However, do remember this is a creation developed by former Team Ninja members, specifically those who had worked on Dead Or Alive 4, Ninja Gaiden, and Ninja Gaiden 2. The former matters here in this case because while Dead Or Alive 4 was arguably the best in the series, it had by far the most difficult boss in a 3D fighting game. One that I will love to dig into when the time comes to talk about the game. What I’m getting at here is that Wanted: Dead is a game where you’re expected to die. A lot. It will be frustrating and it will be hair-pulling, but it’s a sweet kind of pain.
Until you invest enough points to fortify your defenses, Stone is a human who happens to have a mechanical arm. She isn’t a super ninja like Ryu Hayabusa—Stone dies fairly quickly if you aren’t careful and sometimes there’s nothing you can do about it. As useful as Doc’s skill is, it’s, unfortunately, a “one life per run” skill. When you die the first time, there’s a cutscene where Doc revives you with a needle shot. Getting killed a second time will result in a game over and will send you all the way back to the last checkpoint. If Doc is not within the vicinity and Stone loses all of her health, it will also result in a Game Over.
The checkpoints are also the only way the player can customize their weapon loadout and each checkpoint adds something new to customize your guns. However, checkpoints are few and far in-between and you’ll often find yourself fighting tough enemies at the end of each wave as a “test of your reflexes.” Early on, you’ll come across a special type of enemy known as the NINJA (no relation to Metal Gear, I think.) They are easily the most difficult melee enemy—-they’re durable, hit harder, have unique attack animations that are hard to get the timing down, has physical projectiles, and are difficult to stagger.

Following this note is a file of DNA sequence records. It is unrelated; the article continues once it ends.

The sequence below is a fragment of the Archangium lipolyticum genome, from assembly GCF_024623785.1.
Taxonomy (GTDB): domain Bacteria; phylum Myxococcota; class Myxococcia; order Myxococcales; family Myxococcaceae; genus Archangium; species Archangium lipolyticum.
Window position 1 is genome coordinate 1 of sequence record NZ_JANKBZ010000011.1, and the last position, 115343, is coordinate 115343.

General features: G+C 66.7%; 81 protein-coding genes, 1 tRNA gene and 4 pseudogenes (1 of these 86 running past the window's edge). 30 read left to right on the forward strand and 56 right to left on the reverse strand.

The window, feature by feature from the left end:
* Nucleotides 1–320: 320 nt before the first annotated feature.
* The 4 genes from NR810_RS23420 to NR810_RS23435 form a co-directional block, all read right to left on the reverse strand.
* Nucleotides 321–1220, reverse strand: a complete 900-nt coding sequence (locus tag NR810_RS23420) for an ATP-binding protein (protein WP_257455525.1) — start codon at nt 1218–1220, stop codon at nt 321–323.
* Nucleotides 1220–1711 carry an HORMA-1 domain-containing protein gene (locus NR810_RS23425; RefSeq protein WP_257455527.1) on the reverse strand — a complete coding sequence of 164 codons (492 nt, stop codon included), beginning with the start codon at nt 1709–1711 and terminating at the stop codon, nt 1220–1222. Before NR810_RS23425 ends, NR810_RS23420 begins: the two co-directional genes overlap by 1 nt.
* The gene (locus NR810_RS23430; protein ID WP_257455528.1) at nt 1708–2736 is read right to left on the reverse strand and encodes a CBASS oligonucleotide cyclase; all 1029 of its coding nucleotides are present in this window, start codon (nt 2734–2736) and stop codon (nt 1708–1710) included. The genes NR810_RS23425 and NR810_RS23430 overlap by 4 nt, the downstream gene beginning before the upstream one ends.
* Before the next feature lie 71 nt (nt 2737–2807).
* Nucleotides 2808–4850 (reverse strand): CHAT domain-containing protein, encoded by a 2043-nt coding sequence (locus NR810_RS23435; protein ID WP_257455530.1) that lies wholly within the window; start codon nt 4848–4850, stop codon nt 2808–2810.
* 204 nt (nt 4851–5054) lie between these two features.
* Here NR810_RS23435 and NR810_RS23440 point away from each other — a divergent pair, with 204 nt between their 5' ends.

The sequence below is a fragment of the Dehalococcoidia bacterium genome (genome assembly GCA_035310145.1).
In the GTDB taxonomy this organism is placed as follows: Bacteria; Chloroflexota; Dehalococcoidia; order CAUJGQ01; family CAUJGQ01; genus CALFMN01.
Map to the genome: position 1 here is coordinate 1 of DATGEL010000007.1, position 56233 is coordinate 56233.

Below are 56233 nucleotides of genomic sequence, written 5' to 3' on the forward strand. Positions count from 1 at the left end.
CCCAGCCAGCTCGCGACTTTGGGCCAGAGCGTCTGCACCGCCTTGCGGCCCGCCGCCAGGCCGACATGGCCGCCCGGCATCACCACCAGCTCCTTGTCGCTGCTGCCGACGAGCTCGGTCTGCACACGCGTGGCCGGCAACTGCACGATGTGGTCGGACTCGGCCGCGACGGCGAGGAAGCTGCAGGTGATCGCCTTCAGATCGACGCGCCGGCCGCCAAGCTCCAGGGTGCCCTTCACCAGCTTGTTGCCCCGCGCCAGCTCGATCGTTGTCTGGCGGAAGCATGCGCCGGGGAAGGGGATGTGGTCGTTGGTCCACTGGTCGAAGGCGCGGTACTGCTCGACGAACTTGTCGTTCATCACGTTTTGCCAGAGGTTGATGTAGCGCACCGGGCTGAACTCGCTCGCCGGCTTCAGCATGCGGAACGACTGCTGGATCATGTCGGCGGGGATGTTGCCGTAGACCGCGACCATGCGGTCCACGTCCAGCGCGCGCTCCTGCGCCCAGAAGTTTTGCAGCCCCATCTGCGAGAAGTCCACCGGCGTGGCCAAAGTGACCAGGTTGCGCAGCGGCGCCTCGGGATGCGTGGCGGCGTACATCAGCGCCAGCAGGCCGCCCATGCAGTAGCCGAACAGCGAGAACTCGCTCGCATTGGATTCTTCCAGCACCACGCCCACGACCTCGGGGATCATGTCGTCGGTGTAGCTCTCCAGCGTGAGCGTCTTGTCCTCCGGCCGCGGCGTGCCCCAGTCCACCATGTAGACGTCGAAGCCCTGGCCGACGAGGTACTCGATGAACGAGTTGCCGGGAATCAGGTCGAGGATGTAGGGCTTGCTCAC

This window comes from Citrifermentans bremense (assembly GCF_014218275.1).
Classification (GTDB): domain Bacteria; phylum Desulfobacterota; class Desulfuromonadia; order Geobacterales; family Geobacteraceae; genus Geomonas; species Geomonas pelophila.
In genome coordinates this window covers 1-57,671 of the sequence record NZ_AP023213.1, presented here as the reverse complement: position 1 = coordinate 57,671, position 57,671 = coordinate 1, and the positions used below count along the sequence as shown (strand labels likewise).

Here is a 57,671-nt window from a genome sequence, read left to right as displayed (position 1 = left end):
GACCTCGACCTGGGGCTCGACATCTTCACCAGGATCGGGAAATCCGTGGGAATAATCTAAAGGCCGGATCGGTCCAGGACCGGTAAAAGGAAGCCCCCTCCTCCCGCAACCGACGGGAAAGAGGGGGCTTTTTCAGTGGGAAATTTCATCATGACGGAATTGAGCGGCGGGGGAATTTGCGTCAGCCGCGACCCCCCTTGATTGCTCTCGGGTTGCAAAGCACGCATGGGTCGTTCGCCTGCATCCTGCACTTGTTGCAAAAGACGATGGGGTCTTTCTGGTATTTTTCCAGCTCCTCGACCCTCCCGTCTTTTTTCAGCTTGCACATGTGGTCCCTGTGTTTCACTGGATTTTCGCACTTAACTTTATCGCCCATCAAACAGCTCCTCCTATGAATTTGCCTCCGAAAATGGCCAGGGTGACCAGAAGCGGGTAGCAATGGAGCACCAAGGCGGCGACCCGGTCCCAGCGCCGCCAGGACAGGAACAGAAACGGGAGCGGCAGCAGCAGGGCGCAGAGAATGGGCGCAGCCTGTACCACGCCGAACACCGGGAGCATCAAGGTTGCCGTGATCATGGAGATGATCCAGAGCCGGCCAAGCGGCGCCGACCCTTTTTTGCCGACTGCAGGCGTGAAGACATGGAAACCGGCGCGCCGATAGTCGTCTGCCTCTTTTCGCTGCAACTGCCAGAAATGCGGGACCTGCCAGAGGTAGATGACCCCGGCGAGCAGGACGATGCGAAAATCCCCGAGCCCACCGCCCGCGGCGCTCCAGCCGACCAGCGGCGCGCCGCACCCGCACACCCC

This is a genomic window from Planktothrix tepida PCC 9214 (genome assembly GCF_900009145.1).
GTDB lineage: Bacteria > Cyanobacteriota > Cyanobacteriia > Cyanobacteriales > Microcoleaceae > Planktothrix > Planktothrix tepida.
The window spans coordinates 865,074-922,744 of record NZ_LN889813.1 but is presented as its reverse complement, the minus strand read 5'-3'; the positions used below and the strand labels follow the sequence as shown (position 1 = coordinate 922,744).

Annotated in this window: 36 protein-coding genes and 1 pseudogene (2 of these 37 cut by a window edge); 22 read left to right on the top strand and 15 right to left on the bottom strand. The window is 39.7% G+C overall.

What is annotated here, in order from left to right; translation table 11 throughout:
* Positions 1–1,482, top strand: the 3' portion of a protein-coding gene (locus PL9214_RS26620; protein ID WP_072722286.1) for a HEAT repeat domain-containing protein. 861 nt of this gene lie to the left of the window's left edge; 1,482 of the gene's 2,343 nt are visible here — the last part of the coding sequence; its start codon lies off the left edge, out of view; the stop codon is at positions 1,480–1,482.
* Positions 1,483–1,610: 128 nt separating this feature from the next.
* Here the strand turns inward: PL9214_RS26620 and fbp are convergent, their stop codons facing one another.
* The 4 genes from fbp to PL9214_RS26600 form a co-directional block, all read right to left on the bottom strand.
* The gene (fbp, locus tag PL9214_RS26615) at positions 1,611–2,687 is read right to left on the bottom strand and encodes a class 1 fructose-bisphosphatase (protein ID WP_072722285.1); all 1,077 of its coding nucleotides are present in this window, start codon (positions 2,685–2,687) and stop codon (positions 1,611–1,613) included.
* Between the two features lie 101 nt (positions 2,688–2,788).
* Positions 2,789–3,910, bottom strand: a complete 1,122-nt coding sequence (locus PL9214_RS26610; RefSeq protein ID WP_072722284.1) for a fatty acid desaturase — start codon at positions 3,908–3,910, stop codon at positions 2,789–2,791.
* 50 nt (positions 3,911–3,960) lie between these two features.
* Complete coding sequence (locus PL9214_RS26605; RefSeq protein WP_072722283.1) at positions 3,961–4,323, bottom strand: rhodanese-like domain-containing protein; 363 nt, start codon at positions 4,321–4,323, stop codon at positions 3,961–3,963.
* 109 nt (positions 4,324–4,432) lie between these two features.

In the first level, the first time the enemy is introduced would be the moment that the player would replay this scene over and over again. Later on, not only do you fight a wave of melee enemies (easily dispatched by a conveniently placed chainsaw), but you also face off against another NINJA. When you think you’re safe, you have to fight one more wave of enemies, a mix of ranged and melee. If the player gets a “game over” which is more than likely during this gauntlet, they would have to start from the very beginning of this sequence. Wanted: Dead is certainly not a game the player can button mash and expect consistent results.
That’s what makes Wanted: Dead a modern “B-Movie” game in my eyes. It has its self-aware difficult moments (including a hidden difficulty aptly named “Japanese Hard”) but there are also many references to current events. The beginning highlights several major wars in history, painting a bleak universe that mirror’s our own. It then cuts to the 4-person squadron, a motley crew of individuals.
There’s the protagonist, our trigger-happy Stone with a replacement arm, the grizzled sniper Herzog, the tactful medic Doc, and the reasonable demolitions expert Cortez who happens to be mute and who also has everyone understand him. I hope that more developers in the future decide to include more characters with disabilities as I felt Cortez was a really neat addition to an already solid cast.
Wanted: Dead’s story finds our police crew in a bit of a rut. Their reputation for causing more damage to the public property despite solving all of their cases threatens the livelihood of everyone on the team. Despite this, the crew goes in guns blazing to take on a terrorist organization, alone. After defeating a spider tank, Stone is reprimanded for once again causing significant damage and she’s told by the police chief that everyone is expecting to get axed.